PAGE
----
# It is possible to find point estimate of population mean and population variance when confidence interval of population mean is given?

Let's say that somehow $$100(1-\alpha)\%$$ confidence interval of population mean $$\mu$$ is known as $$(a,b)$$ and the number of samples is $$n$$. Is it possible to infer point estimates of population mean and population variance from this information? In this case, the assumption is that the population follows normal distribution.

One idea is that because confidence interval of population mean can be calculated if we know sample mean $$\overline{x}$$ and population variance $$\sigma^{2}$$: $$\overline{x}-z_{\alpha/2}\frac{\sigma}{\sqrt{n}}\leq\mu\leq\overline{x}+z_{\alpha/2}\frac{\sigma}{\sqrt{n}}$$ , we can set $$a=\overline{x}-z_{\alpha/2}\frac{\sigma}{n}$$, $$b=\overline{x}+z_{\alpha/2}\frac{\sigma}{n}$$ and solve for $$\overline{x}$$ and $$\sigma$$. Certainly, in this case, $$\overline{x}$$ can be treated as point estimate of population mean. However, what about $$\sigma^{2}$$? Is this "true" population variance or is this just "point estimate" of population variance? I am really confused about how $$\sigma^{2}$$ should be interpreted in this case.

## 1 Answer

You can derive the $$\bar{x}$$ and $$\sigma^2$$ that generated that confidence interval, yes. Knowing the sample size and $$\alpha$$-level is critical, however, and you cannot solve the problem without that information.

The z-based confidence interval implies a known variance that is used in calculating the confidence interval, so when you use the width to solve for variance, you are solving for the true variance $$\sigma^2$$, not an estimate $$s^2$$. If the confidence interval is t-based, then you would be solving for $$s^2$$.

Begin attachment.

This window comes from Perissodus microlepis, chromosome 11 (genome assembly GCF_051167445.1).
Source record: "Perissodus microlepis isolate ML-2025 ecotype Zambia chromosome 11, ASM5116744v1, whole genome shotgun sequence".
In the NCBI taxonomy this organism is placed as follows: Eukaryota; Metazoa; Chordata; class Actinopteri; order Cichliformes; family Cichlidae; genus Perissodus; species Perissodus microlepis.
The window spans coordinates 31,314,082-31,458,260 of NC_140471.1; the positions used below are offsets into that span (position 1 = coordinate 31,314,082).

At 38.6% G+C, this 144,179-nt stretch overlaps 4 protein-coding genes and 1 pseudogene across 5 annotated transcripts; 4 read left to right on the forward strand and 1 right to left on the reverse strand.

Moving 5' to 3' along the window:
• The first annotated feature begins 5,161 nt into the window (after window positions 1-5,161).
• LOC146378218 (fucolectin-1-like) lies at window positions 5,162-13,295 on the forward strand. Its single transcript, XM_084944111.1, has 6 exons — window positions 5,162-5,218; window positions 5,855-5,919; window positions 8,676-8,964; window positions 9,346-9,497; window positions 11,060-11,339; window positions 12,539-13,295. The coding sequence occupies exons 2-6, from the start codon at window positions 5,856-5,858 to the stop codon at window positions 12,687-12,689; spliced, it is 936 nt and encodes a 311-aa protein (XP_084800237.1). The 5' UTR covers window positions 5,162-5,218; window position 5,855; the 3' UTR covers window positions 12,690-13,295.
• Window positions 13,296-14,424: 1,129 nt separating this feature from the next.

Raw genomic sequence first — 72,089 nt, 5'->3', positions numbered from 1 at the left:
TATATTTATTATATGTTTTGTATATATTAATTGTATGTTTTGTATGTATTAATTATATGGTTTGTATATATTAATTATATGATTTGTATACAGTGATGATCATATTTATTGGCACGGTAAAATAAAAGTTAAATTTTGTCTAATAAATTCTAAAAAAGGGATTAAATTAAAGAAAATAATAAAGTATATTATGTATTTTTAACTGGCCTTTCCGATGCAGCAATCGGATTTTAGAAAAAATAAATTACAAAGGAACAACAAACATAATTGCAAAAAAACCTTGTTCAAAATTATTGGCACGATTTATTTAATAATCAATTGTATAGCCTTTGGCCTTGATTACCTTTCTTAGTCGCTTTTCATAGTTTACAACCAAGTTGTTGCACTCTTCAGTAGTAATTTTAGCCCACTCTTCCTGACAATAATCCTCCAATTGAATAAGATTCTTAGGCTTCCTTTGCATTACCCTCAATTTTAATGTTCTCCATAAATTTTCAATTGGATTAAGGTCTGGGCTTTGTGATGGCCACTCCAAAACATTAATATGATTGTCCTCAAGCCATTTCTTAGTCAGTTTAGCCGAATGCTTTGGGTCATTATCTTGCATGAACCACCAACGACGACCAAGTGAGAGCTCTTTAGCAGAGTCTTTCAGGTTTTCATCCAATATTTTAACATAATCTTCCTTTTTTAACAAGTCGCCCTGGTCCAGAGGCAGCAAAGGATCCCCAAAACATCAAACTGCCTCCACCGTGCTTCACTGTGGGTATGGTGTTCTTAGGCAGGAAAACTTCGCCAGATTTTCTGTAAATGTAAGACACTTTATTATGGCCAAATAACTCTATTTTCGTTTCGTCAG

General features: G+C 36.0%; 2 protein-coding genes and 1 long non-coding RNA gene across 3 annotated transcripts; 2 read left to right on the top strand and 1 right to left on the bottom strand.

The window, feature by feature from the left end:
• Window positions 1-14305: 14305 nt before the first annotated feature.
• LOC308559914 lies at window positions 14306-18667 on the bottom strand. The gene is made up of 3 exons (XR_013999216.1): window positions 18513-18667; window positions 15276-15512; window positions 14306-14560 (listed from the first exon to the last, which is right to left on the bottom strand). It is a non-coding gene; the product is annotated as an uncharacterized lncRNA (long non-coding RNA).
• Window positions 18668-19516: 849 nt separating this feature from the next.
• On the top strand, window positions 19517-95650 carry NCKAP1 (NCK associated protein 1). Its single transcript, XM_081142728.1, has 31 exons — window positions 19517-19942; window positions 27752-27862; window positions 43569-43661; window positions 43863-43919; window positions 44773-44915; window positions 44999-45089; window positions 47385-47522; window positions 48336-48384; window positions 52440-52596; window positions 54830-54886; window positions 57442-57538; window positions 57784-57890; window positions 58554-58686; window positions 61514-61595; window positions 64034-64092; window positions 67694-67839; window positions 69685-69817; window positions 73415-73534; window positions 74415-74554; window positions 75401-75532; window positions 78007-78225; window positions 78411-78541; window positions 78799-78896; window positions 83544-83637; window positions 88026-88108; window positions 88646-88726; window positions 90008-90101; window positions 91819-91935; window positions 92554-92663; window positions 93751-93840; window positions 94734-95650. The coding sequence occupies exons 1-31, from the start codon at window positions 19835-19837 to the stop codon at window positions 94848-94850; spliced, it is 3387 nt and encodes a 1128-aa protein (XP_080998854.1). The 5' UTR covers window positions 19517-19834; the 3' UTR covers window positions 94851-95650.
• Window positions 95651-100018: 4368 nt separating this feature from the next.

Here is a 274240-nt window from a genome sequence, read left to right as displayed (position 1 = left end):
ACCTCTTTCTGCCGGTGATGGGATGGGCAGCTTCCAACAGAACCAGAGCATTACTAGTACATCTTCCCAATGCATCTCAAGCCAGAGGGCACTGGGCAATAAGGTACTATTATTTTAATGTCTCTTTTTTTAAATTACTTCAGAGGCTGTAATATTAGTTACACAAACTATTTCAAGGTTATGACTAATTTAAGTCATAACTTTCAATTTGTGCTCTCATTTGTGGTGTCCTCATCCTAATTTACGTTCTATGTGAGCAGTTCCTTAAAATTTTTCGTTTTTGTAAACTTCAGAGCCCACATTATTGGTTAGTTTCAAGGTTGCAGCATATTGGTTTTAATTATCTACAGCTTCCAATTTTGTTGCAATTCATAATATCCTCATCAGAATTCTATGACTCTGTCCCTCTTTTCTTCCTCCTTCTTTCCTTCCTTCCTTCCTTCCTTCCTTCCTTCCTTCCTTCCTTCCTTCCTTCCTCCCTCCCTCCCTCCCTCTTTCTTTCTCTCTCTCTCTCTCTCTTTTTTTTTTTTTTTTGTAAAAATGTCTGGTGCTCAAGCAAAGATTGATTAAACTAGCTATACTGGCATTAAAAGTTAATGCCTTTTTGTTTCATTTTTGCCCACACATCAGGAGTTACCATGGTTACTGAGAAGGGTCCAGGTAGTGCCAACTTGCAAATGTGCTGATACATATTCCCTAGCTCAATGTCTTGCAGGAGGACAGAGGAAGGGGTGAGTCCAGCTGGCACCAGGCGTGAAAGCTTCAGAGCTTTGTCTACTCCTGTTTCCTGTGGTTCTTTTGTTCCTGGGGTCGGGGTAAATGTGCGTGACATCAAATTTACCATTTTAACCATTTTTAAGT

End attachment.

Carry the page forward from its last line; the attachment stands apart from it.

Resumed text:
The width of a z-based confidence interval does not depend on the data, since you know the population variance. When you know a parameter, you don't bother to estimate it.

• If I understood well, so the answer would depend on whether the confidence interval was derived by z-based method or t-based method. Thank you for your answer. – Senna May 14 '20 at 14:41
• That gets into why we use z-based intervals and t-based confidence intervals. If we know the population variance, we don't bother with t-based confidence intervals, and the z-based interval has its width determined by $\sigma^2/2$. When we don't know the population variance (pretty much always), we estimate the population variance by $s^2$ and use t-based confidence intervals to account for the uncertainty surrounding the estimate (i.e. accounting for the fact that our estimate might be a bad estimate). – Dave May 14 '20 at 14:51